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F alse D iscovery R ate in PowerPoint Presentation

F alse D iscovery R ate in

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F alse D iscovery R ate in

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- Situation: making many statistical tests at once
- e.g, Image voxels in FMRI; associating genes with disease

- Want to set threshold on statistic (e.g., F-or t-value) to control false positive error rate
- Traditionally: set threshold to control probability of making a single false positive detection
- But if we are doing 1000s (or more) of tests at once, we have to be very stringent to keep this probability low

- FDR: accept the fact that there will be erroneous detections when making lots of decisions
- Control the fraction of positive detections that are wrong
- Of course, no way to tell which individual detections are right!

- Or at least: control the expected value of this fraction

- Control the fraction of positive detections that are wrong

RWCox – Jan 2008

- Given some collection of statistics (say, F-values from 3dDeconvolve), set a threshold h
- The uncorrectedp-value of h is the probability F > h when the null hypothesis is true (no activation)
- “Uncorrected” means “per-voxel”
- The “corrected” p-value is the probability that any voxel is above threshold in the case that they are all unactivated
- If have N voxels to test, pcorrected = 1–(1–p)N Np (for small p)
- Bonferroni: to keep pcorrected< 0.05, need p < 0.05 / N, which is very tiny

- The FDR q-value of h is the fraction of false positives expected when we set the threshold to h
- Smaller q is “better” (more stringent = fewer false detections)
- z(q) = conversion of q to Gaussian z-score: e.g, z(0.05)1.95996
- So that larger is “better” (in the same sense): e.g, z(0.01)2.57583

- Compute p-values of each statistic: P1, P2, P3, , PN
- Sort these: P(1)P(2)P(3) P(N){subscript() sorted}
- For k=1..N, q(k) = minmk [ NP(m)m]
- Easily computed from sorted p-values by looping downwards from k=N to k=1

- By keeping track of voxel each P(k) came from: can put q-values (or z(q) values) back into image
- This is exactly how program 3dFDR works

- By keeping track of statistic value each P(k) came from: can create curve of threshold h vs. z(q)
- N.B.: q-values depend on the data in all voxels, unlike these voxel-wise (uncorrected)p-values!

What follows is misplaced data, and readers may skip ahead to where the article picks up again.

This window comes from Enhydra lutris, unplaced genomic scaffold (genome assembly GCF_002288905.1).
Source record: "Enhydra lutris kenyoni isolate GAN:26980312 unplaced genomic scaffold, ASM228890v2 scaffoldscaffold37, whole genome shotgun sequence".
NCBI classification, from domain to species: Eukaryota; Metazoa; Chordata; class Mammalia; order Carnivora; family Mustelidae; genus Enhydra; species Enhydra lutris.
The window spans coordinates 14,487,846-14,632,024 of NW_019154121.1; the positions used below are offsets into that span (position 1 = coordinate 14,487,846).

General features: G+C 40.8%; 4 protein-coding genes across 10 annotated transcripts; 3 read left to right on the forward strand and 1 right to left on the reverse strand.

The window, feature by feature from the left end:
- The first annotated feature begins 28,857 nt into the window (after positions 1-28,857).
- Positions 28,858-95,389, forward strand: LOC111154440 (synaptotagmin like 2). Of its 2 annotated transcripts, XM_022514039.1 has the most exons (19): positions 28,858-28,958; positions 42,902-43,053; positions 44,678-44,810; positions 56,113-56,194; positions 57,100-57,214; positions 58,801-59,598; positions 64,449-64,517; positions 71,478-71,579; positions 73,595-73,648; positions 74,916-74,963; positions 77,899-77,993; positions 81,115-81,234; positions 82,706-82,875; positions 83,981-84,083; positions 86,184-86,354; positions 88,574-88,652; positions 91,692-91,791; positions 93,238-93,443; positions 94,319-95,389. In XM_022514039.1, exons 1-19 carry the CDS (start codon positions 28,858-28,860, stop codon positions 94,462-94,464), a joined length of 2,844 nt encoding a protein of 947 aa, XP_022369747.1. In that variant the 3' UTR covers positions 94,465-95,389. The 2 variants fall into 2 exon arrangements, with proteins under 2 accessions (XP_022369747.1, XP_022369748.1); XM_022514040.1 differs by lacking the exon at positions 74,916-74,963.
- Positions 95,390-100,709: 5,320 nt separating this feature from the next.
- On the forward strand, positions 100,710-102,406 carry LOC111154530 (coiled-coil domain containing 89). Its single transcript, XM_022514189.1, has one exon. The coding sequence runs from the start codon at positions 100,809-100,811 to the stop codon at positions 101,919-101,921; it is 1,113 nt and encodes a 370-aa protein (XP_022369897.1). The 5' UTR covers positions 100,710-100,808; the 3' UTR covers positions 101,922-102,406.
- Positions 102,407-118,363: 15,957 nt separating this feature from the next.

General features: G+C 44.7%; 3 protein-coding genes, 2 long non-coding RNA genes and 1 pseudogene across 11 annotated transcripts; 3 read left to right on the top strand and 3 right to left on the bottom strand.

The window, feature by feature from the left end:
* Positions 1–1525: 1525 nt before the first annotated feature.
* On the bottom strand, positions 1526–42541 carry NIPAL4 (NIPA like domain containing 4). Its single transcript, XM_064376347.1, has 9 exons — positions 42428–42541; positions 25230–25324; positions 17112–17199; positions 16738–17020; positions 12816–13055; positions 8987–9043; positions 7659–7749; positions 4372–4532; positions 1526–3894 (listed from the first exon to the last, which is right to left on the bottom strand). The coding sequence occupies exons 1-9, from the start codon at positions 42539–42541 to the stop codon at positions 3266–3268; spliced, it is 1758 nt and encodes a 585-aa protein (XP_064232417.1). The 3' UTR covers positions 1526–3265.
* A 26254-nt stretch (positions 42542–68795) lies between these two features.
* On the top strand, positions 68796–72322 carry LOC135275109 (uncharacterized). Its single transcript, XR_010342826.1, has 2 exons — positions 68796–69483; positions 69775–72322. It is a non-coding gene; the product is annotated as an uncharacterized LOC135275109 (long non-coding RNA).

- Graph P(k) vs. k/N and draw lines from origin

Real data: Full-F from speed_test2

Ideal sorted p if no

true positives at all

(uniform distribution)

q=0.10 cutoff

Slope=0.10

Very small p = very significant

z=9 is q10–19 :

larger values of

z aren’t useful

z1.96 is q0.05;

Corresponds

(for this data)

to F1.5

- Don’t include voxels with p=1 (e.g., F=0), even if they are in the -mask supplied on the command line
- This changes decreases N, which will decrease q and so increase z(q): recall that q(k) = minmk [ NP(m)m]

- Sort with Quicksort algorithm
- Faster than the bin-based sorting in the original code
- Makes a big speed difference on large 1 mm3 datasets
- Not much speed difference on small 3 mm3 grids, since there aren’t so many voxels to sort

- Default mode of operation is ‘-new’ method
- Prints a warning message to let user know things have changed from the olden days
- User can use ‘-old’ method if desired

- 3dDeconvolve, 3dANOVAx, 3dttest, and 3dNLfim now compute FDR curves for all statistical sub-bricks and store them in output header
- THD_create_all_fdrcurves(dset) does the work

- 3drefit -addFDR does same for older datasets
- 3drefit -unFDR can be used to delete such info

- AFNI now shows p-andq-values below the threshold slider bar
- Interpolates FDR curve
- from header (thresholdzq)

- FDR is conservative (q-values are too large) when voxels are positively correlated (e.g., from spatially smoothing)
- Correcting for this is not so easy, since q depends on data, so a simulation like AlphaSim is hard to conceptualize
- At present, FDR is alternative way of controlling false positives, vs. clustering and AlphaSim
- Working on combining FDR and clustering (e.g., Pacifico, JASA 2004)

- Accuracy of FDR calculation depends on p-values being uniformly distributed under the null hypothesis
- Statistic-to-p conversion should be accurate, which means that null F-distribution (say) should be correctly estimated
- Serial correlation in FMRI time series means that 3dDeconvolve denominator DOF is too large
- p-values will be too small, so q-values will be too small
- Trial calculations show that this may not be a significant effect, compared to spatial smoothing (which tends to make q too large)